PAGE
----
Wednesday, June 19, 2013
Court Throws Out Ex-Prosecutor’s Conviction for Looting Trust
By KENNETH OFGANG, Staff Writer
The Ninth U.S. Circuit Court of Appeals yesterday tossed out the fraud and money laundering convictions of a former Bay Area prosecutor who admitted taking more than $52 million from a trust.
Mark J. Avery, now 54, pled guilty to a 15-count information in the U.S. District Court for the District of Alaska in 2008 and was sentenced to 8.5 years in prison. But Judge Richard C. Tallman said Avery is entitled to habeas corpus relief because the conduct to which he pled guilty does not violate federal criminal statutes, under Skilling v. United States (2010) 130 S. Ct. 2896, a case arising out of the Enron scandal.
Skilling rejected the Justice Department’s broad interpretation of the federal law making “honest services” fraud a crime, limiting the reach of the law to bribery and kickback schemes.
Avery, according to Bureau of Prison records, is serving his sentence at Federal Correctional Institute-La Tuna, on the Texas-New Mexico border north of El Paso. The appeals court ruling allows prosecutors to press the case if they believe they can convict him on a different theory.
Fraudulent Scheme Alleged
The information to which he pled guilty accused Avery of having engaged “in a fraudulent financing scheme in which he abused his fiduciary obligations and his position of trust to acquire over $52 million dollars through an ambiguous loan arrangement which used the May Smith Trust as collateral.”
According to news accounts—the case has been reported on in the San Francisco Chronicle and in several Alaska publications—Avery was one of three trustees, a position that reportedly paid him about $400,000 per year, in addition to fees for legal services rendered. He took over as a trustee following the 2001 death of his father, prominent tax and trust attorney Luther Avery.
Prior to his father’s death, Mark Avery was a deputy district attorney, first in Santa Clara County and then in San Francisco. He was one of 14 deputies fired by incoming District Attorney Terence Hallinan in 1996.
Avery, who Hallinan told the Chronicle was “real bitter” about the firing, claimed the termination violated his free speech rights and sued, but was unsuccessful. He subsequently moved to Alaska at the urging of a friend and former Californian, Ethan Berkowitz, who subsequently became an Alaska legislator and was the Democratic candidate for governor three years ago.
Avery got a job as a prosecutor in Anchorage, resigning after his father died and he took over as one of the Smith trustees. The beneficiary, who suffered from dementia and died in 2006, was the widow of an Australian who made hundreds of millions of dollars through mining in Malaysia.
The $52 million that Avery borrowed was used to pay for various items and to pay off “personal mortgages”—Avery bought a 5,300-square foot mansion in the Anchorage suburbs—and pay for jet air travel for him and others, including the other trustees and their friends and families. He also started a private aviation firm and other businesses which collapsed, forcing him to file for bankruptcy and resulting in foreclosure on collateral that had belonged to the trust.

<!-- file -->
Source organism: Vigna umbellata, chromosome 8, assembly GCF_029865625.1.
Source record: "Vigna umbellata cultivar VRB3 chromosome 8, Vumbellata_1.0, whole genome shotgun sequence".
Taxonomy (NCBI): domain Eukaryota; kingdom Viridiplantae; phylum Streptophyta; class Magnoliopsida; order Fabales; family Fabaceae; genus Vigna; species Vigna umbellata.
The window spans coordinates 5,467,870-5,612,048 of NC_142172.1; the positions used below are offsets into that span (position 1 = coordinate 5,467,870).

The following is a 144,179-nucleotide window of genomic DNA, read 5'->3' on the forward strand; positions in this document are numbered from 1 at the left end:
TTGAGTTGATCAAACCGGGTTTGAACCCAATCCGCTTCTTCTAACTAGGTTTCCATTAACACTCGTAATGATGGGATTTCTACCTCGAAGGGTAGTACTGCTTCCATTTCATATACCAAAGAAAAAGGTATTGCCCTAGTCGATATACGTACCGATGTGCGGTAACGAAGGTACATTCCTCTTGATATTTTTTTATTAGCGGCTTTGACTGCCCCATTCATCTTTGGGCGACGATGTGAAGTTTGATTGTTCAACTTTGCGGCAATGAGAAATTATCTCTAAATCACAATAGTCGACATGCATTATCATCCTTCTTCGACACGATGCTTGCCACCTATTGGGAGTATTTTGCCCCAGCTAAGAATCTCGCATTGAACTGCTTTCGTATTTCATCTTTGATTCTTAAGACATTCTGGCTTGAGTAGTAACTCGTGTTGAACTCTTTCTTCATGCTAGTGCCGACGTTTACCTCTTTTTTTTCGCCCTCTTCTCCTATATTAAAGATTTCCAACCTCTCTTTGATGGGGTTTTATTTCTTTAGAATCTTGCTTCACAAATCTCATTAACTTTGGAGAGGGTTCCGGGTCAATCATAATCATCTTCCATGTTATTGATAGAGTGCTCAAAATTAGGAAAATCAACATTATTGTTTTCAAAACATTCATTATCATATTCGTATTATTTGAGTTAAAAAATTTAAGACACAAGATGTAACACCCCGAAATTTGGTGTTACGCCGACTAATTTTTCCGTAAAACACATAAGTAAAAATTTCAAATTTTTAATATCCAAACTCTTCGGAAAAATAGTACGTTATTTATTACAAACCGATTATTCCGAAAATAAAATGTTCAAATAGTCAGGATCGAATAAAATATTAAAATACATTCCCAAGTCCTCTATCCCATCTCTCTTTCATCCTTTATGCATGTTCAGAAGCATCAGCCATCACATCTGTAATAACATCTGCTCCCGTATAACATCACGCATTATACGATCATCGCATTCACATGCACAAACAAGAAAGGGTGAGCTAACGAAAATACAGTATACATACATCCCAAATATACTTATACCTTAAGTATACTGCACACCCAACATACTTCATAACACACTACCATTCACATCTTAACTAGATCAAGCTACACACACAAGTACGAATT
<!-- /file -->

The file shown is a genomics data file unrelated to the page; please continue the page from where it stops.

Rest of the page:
The Chronicle reported that “he also bought five World War II- vintage planes, a dozen Czech jet fighters, several helicopters, a $230,000 Carver Yacht, a Navy-style patrol boat, two Soviet-era rocket launchers, several all-terrain vehicles, two motor homes and several snow machines.”
Avery’s business associate, Rob “Commander” Kane, reportedly obtained the jet fighters with plans to transfer them to the Philippines to train pilots, even though that country has no air force. Kane was arrested on federal firearms charges in the course of the FBI’s investigation into Avery, but was acquitted.
Writ of Habeas Corpus
Avery, meanwhile, waived his right to a direct appeal of his criminal convictions as part of the plea agreement. But after the Skilling decision, he petitioned the district court for a writ of habeas corpus.
District Judge Ralph R. Beistline ruled that the claim was procedurally defaulted because it was not raised at the time of the original proceedings and did not amount to a claim of actual innocence. But Tallman said the district judge was wrong on the latter point.
“The government concedes that Avery is actually innocent of honest services fraud in light of Skilling, which confined the reach of the offense to ‘paradigmatic cases of bribes and kickbacks,’” the appellate jurist explained. “…Since no evidence suggests that Avery either engaged in bribery or received kickbacks, the crime to which Avery pled guilty and for which he stands incarcerated is no longer a criminal offense.”
Tallman rejected the government’s argument that the charges to which Avery pled guilty encompassed more traditional theories of fraud. While the language of the information was broad enough to encompass “money-or-property based wire fraud,” the judge reasoned, all that Avery admitted to in the plea agreement was that he had “made up a scheme or plan to defraud the May Smith Trust of its right to his honest services,” “acted with the intent to deprive the May Smith Trust of its right to honest services as a trustee” and “cause[d] a scheme or plan in interstate commerce.”
Nor did Avery admit any form of money- or property-based fraud in the plea colloquy, Tallman said.
The case is United States v. Avery, 12-35209.
Copyright 2013, Metropolitan News Company